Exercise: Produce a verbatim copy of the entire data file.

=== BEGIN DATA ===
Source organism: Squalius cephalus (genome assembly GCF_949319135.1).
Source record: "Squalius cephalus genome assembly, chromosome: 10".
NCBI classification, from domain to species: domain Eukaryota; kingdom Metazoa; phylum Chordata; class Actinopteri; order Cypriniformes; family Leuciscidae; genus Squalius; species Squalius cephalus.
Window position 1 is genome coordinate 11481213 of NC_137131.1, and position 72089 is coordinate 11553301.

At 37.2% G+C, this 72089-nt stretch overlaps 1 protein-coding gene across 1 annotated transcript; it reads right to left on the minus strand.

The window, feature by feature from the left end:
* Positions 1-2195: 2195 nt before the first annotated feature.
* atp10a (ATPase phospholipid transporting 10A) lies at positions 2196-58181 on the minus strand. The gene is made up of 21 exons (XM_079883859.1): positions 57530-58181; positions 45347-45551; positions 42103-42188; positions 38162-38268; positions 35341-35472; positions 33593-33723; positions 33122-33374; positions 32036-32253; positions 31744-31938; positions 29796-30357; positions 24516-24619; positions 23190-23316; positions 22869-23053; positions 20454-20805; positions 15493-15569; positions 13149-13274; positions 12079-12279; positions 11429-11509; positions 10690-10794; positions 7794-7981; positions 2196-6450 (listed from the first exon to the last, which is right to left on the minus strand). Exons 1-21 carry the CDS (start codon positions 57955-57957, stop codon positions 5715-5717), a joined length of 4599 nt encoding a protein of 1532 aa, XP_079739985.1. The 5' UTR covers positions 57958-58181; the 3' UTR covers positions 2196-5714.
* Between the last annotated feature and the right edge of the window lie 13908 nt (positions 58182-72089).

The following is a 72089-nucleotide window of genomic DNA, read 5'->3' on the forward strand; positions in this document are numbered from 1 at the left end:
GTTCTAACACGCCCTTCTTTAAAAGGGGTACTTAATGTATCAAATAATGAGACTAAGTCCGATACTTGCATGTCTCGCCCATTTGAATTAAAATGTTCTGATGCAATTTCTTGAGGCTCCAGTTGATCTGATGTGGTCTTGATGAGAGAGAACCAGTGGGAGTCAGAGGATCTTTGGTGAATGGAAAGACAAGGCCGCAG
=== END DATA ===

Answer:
Source organism: Squalius cephalus (genome assembly GCF_949319135.1).
Source record: "Squalius cephalus genome assembly, chromosome: 10".
NCBI classification, from domain to species: domain Eukaryota; kingdom Metazoa; phylum Chordata; class Actinopteri; order Cypriniformes; family Leuciscidae; genus Squalius; species Squalius cephalus.
Window position 1 is genome coordinate 11481213 of NC_137131.1, and position 72089 is coordinate 11553301.

At 37.2% G+C, this 72089-nt stretch overlaps 1 protein-coding gene across 1 annotated transcript; it reads right to left on the minus strand.

The window, feature by feature from the left end:
* Positions 1-2195: 2195 nt before the first annotated feature.
* atp10a (ATPase phospholipid transporting 10A) lies at positions 2196-58181 on the minus strand. The gene is made up of 21 exons (XM_079883859.1): positions 57530-58181; positions 45347-45551; positions 42103-42188; positions 38162-38268; positions 35341-35472; positions 33593-33723; positions 33122-33374; positions 32036-32253; positions 31744-31938; positions 29796-30357; positions 24516-24619; positions 23190-23316; positions 22869-23053; positions 20454-20805; positions 15493-15569; positions 13149-13274; positions 12079-12279; positions 11429-11509; positions 10690-10794; positions 7794-7981; positions 2196-6450 (listed from the first exon to the last, which is right to left on the minus strand). Exons 1-21 carry the CDS (start codon positions 57955-57957, stop codon positions 5715-5717), a joined length of 4599 nt encoding a protein of 1532 aa, XP_079739985.1. The 5' UTR covers positions 57958-58181; the 3' UTR covers positions 2196-5714.
* Between the last annotated feature and the right edge of the window lie 13908 nt (positions 58182-72089).

The following is a 72089-nucleotide window of genomic DNA, read 5'->3' on the forward strand; positions in this document are numbered from 1 at the left end:
GTTCTAACACGCCCTTCTTTAAAAGGGGTACTTAATGTATCAAATAATGAGACTAAGTCCGATACTTGCATGTCTCGCCCATTTGAATTAAAATGTTCTGATGCAATTTCTTGAGGCTCCAGTTGATCTGATGTGGTCTTGATGAGAGAGAACCAGTGGGAGTCAGAGGATCTTTGGTGAATGGAAAGACAAGGCCGCAG